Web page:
UN Keen To End Humanitarian Crisis in Congo

By Richard Johnson | IDN-InDepth NewsReport

GENEVA (IDN) – Stepped up violence among ethnic groups in the Democratic Republic of the Congo (DRC), the second largest country in Africa, has led to a serious humanitarian crisis, displacing thousands of people who live in hostile conditions, according to the UN Organization Stabilization Mission in the DRC (MONUSCO). The world body and its partners are, therefore, appealing for $30.5 million to assist some 59,000 people in DRC’s eastern province of North Kivu.

“The North Kivu Response Plan is our answer to the loss and suffering endured by thousands of people these past months,” said the Head of the UN Office for the Coordination of Humanitarian Affairs (OCHA) in DRC, Barbara Shenstone. “We want to provide families with aid to cover their most basic immediate needs while looking ahead to restoring their livelihoods.”

Clashes between the fighters from the 23 March Movement (M23) and the DRC’s national army have lessened but North Kivu remains highly insecure due to the proliferation of weapons, sporadic fighting between armed groups and the army, and inter-community tensions, the agency said on January 17.

Furthermore, 500,000 people have been displaced since April due to M23-related activities, including some 150,000 people who fled their homes during heavy fighting in mid-November. Today, North Kivu – which is four times the size of Belgium – is home to some 914,000 internally displaced persons (IDPs), the largest concentration in the country.

The UN’s six-month plan, which was initiated in December 2012, addresses humanitarian needs in and around the city of Goma and in the neighbouring territories of Masisi Centre and Kitchanga, which have been the most affected by the recent violence.

According to OCHA, the first phase of the plan aims to provide emergency assistance in all camps for IDPs through blanket aid distributions, while promoting their return and the evacuation of public buildings. During the second phase, humanitarian agencies will provide aid to those who return to their homes so they can resume their lives, and, in the third stage, aid organizations will provide a more holistic assistance package to the displaced who decide to remain in the camps.

One of the most pressing concerns for aid organizations is to improve the water and sanitation infrastructure in IDP camps, as drinking water is scarce, which has contributed to outbreaks of cholera and other water-borne diseases. Health partners are also looking to renovate clinics and replenish looted medicine stocks.

Aid agencies are estimating that some 320,000 people will need agricultural assistance, and about 13,000 children will need specialized feeding to fight off malnutrition in the coming month.

Moreover, some 300 schools will have to be renovated and an about 240,000 children will need, among other things, extra classes, school material, and psychosocial and recreational activities to help them overcome recent trauma.

The response plan also addresses the security and protection of civilians, a paramount priority for the aid community.

“While Goma remains calm but tense, new displacements are occurring every day elsewhere in North Kivu with thousands seeking safety in neighbouring South Kivu. Many, notably children, risk death, injury, recruitment into armed groups and abuse,” said UNICEF’s representative in the DRC, Barbara Beintein.

She added, “We urge all parties to the conflict to protect civilians and to respect international law so that humanitarian agencies can continue to reach and attend to those affected.”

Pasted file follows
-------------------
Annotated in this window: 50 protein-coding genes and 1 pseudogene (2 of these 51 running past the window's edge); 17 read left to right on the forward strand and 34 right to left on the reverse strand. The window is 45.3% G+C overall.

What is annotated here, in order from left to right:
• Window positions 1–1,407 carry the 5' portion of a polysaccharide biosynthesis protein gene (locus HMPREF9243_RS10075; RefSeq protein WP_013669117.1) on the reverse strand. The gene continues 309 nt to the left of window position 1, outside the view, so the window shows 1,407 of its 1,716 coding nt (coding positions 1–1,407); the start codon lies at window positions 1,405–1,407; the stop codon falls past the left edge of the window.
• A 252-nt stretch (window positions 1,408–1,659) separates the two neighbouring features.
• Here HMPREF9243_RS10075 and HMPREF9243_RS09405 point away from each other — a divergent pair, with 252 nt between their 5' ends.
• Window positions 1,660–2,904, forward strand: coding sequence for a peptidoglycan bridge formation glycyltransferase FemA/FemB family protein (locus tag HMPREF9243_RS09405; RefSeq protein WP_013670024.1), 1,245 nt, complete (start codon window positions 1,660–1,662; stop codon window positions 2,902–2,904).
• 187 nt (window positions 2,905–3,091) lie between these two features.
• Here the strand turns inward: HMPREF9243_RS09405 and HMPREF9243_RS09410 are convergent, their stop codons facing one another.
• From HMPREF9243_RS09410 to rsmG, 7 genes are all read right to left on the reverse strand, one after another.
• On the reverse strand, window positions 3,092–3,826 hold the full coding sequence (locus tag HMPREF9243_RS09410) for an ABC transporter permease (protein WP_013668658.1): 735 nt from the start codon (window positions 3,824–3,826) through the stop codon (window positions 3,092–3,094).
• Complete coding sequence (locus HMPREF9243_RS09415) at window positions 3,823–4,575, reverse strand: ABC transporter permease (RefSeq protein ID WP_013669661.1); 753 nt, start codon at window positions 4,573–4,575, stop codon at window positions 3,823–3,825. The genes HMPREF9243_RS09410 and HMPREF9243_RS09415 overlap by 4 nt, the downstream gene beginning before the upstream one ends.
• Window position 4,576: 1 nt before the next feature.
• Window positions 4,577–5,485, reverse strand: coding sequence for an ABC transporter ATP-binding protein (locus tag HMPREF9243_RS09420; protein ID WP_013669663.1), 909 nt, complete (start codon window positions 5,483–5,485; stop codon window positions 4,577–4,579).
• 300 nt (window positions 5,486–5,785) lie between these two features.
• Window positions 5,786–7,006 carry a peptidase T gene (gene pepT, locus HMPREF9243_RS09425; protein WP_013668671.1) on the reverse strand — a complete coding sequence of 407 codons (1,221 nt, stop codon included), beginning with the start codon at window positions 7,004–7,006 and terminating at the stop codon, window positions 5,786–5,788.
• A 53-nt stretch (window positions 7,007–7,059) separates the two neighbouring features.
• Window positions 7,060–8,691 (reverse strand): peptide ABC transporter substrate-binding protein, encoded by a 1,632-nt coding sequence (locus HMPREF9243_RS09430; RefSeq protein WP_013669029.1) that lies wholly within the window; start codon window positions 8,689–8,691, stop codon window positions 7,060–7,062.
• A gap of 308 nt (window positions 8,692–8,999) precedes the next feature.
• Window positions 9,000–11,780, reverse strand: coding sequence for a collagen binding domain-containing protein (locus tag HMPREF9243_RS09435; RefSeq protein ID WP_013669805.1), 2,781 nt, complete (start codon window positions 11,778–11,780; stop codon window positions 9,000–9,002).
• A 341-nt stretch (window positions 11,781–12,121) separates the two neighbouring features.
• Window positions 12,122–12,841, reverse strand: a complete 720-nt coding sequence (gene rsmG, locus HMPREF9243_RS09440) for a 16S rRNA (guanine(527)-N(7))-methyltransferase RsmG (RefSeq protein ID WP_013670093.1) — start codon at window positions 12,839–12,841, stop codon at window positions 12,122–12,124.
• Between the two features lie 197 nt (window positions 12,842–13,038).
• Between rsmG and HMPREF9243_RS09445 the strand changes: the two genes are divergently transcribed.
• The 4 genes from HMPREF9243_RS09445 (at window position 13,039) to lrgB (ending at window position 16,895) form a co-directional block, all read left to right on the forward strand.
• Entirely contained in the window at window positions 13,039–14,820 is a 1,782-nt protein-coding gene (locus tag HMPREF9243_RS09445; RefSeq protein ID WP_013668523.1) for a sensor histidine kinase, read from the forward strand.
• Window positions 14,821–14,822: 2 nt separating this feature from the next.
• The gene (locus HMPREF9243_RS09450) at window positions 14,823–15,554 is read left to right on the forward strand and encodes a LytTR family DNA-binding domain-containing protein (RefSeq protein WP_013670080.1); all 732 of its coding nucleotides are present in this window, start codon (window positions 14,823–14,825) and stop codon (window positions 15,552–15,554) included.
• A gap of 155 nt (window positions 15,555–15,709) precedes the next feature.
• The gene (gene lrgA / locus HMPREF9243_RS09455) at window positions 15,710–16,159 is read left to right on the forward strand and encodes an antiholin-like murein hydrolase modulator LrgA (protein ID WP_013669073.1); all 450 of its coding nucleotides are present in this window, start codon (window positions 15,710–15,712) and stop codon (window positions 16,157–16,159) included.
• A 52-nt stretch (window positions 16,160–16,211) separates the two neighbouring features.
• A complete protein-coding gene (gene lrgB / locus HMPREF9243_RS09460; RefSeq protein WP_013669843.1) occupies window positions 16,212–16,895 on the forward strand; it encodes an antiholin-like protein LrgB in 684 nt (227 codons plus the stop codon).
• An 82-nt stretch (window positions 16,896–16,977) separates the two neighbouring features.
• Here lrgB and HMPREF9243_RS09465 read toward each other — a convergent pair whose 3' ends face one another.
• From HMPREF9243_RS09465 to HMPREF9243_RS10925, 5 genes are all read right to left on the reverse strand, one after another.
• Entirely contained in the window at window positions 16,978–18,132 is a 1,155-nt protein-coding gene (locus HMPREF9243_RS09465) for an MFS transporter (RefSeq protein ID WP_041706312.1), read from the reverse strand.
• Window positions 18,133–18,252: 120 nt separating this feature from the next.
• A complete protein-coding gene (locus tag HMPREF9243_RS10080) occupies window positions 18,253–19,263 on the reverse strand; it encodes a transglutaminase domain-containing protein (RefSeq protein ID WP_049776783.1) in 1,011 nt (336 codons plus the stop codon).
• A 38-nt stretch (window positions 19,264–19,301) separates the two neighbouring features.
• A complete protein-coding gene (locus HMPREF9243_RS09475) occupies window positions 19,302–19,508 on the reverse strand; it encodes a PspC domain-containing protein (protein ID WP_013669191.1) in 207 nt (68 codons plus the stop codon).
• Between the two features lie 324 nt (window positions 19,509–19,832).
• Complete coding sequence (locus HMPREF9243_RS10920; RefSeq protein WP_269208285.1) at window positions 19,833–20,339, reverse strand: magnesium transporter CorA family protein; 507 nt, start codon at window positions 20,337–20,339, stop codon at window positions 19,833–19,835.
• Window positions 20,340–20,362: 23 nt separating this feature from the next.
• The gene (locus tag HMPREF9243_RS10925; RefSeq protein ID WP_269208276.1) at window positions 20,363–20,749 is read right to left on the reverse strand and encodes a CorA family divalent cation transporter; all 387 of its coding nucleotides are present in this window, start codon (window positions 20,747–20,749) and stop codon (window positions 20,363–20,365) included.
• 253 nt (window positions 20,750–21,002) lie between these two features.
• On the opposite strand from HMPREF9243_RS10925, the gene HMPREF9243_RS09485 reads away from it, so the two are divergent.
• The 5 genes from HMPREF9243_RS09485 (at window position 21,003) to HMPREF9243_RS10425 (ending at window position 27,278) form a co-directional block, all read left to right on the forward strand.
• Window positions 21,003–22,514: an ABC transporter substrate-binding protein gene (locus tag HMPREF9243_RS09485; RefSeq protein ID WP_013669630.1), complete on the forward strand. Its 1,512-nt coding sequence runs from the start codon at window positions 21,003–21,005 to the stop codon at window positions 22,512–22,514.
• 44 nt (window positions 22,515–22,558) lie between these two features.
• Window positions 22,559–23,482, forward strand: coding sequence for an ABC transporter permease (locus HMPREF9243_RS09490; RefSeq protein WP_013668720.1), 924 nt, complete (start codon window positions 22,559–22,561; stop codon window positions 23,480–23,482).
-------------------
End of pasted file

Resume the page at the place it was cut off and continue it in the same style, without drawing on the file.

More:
The six-month plan is part of an $892 million country-wide action plan that will be launched in a few weeks in the capital, Kinshasa.

Remote possibility

And yet, as the Global Cooperation Council think-tank points out, peace would appear to be a remote possibility in this country formerly known as Zaire. The Second Congo War, beginning in 1998, devastated the country and is sometimes referred to as the “African world war” because it involved nine African nations and some twenty armed groups. It officially ended in July 2003 when the Transitional Government of the Democratic Republic of the Congo took power; however, hostilities have continued since then.

Part of the reason ist also that the Congo has 70% of the world’s coltan, and more than 30% of the world’s diamond reserves, mostly in the form of small, industrial diamonds. The coltan is a major source of tantalum, which is used in the fabrication of electronic components in computers and mobile phones. In 2002, tin was discovered in the east of the country, but, to date, mining has been on a small scale.

Smuggling of the conflict minerals, coltan and cassiterite (ores of tantalum and tin, respectively), has helped fuel the war in the Eastern Congo. Katanga Mining Limited, a Swiss-owned company, owns the Luilu Metallurgical Plant, which has a capacity of 175,000 tonnes of copper and 8,000 tonnes of cobalt per year, making it the largest cobalt refinery in the world.

After a major rehabilitation program, the company restarted copper production in December 2007 and cobalt production in May 2008.The Democratic Republic of Congo also possesses 50 percent of Africa’s forests and a river system that could provide hydro-electric power to the entire continent, according to a UN report on the country’s strategic significance and its potential role as an economic power in central Africa. [IDN-InDepthNews – January 17, 2013]

2013 IDN-InDepthNews | Analysis That Matters

Picture: Women in Kitchanga, eastern DRC, washing clothes in a water source that is also used for driking and cooking. Photo: OCHA-Goma/Imane Cherif

Send your comment | Subscribe to IDN newsletter

Follow us on Twitter and Facebook:

Related Posts

Begin typing your search term above and press enter to search. Press ESC to cancel.

Back To Top